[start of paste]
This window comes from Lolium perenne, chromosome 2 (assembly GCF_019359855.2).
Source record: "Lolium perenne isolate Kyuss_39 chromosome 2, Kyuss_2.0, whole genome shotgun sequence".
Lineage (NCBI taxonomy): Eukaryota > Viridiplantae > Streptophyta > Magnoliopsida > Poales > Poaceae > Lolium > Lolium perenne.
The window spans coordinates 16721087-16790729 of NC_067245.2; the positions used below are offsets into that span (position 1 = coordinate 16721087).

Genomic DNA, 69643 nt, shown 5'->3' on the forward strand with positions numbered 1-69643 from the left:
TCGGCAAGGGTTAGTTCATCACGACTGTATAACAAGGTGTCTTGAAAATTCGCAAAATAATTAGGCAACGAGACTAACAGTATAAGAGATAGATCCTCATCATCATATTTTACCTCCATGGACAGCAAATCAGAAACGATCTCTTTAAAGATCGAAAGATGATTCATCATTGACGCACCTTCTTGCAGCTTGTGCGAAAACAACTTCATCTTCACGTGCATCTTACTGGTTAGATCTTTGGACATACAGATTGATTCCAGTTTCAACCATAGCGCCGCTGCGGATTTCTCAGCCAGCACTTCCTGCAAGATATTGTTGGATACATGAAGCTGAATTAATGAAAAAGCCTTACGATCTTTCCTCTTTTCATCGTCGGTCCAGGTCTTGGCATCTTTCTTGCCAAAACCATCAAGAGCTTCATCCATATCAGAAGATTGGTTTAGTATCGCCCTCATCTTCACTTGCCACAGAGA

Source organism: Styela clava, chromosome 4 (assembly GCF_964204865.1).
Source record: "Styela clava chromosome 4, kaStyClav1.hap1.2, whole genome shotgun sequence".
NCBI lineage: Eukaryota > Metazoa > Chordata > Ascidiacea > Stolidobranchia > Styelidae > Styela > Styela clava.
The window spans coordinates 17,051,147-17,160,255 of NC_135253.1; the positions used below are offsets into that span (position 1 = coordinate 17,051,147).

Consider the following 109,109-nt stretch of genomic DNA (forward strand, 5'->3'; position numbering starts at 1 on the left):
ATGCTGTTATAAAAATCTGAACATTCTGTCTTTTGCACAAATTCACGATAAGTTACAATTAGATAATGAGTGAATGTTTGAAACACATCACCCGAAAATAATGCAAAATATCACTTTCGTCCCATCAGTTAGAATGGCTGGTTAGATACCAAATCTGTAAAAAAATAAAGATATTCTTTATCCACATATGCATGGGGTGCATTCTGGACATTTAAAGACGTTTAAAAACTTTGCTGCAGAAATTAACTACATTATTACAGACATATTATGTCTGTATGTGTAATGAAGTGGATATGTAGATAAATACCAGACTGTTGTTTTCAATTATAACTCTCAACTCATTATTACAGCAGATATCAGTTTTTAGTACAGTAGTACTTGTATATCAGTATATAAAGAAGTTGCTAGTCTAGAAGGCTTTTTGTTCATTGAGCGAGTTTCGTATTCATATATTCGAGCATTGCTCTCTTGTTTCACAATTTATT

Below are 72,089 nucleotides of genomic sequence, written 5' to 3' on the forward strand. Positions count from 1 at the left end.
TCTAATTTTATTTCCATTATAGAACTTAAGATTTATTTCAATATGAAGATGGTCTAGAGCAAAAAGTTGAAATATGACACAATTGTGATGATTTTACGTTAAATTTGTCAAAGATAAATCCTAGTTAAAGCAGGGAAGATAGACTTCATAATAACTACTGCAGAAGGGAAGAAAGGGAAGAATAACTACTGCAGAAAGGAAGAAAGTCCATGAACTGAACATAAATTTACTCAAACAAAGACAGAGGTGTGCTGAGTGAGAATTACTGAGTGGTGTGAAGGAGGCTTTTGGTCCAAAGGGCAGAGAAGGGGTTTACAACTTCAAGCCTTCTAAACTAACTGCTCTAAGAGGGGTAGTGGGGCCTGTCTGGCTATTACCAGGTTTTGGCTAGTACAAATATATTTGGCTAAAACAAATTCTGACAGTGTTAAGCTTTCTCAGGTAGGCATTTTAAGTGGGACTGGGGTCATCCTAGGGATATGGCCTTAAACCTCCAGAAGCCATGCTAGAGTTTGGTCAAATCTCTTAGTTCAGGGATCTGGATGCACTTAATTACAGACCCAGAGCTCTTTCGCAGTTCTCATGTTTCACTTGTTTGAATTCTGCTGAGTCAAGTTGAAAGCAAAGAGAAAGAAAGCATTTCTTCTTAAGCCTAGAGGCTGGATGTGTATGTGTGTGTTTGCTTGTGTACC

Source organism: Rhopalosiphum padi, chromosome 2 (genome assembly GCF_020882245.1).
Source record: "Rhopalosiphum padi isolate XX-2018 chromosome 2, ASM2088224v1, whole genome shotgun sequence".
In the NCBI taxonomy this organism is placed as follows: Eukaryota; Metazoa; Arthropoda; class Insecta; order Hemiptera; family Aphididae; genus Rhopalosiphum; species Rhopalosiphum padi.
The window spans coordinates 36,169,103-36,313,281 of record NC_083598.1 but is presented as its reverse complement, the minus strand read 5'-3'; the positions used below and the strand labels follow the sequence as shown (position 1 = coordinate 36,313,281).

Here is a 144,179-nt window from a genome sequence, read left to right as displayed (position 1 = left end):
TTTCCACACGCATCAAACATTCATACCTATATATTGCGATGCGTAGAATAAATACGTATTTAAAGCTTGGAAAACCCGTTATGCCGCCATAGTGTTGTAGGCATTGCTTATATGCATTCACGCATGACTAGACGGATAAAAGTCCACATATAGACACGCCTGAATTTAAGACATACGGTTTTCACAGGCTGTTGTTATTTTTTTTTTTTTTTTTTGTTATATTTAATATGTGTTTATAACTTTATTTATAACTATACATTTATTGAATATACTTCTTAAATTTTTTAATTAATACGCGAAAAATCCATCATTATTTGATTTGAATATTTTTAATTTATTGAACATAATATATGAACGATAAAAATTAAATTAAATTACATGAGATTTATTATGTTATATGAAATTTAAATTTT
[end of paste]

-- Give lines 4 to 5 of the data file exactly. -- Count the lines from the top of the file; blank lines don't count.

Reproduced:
The window spans coordinates 16721087-16790729 of NC_067245.2; the positions used below are offsets into that span (position 1 = coordinate 16721087).

Genomic DNA, 69643 nt, shown 5'->3' on the forward strand with positions numbered 1-69643 from the left: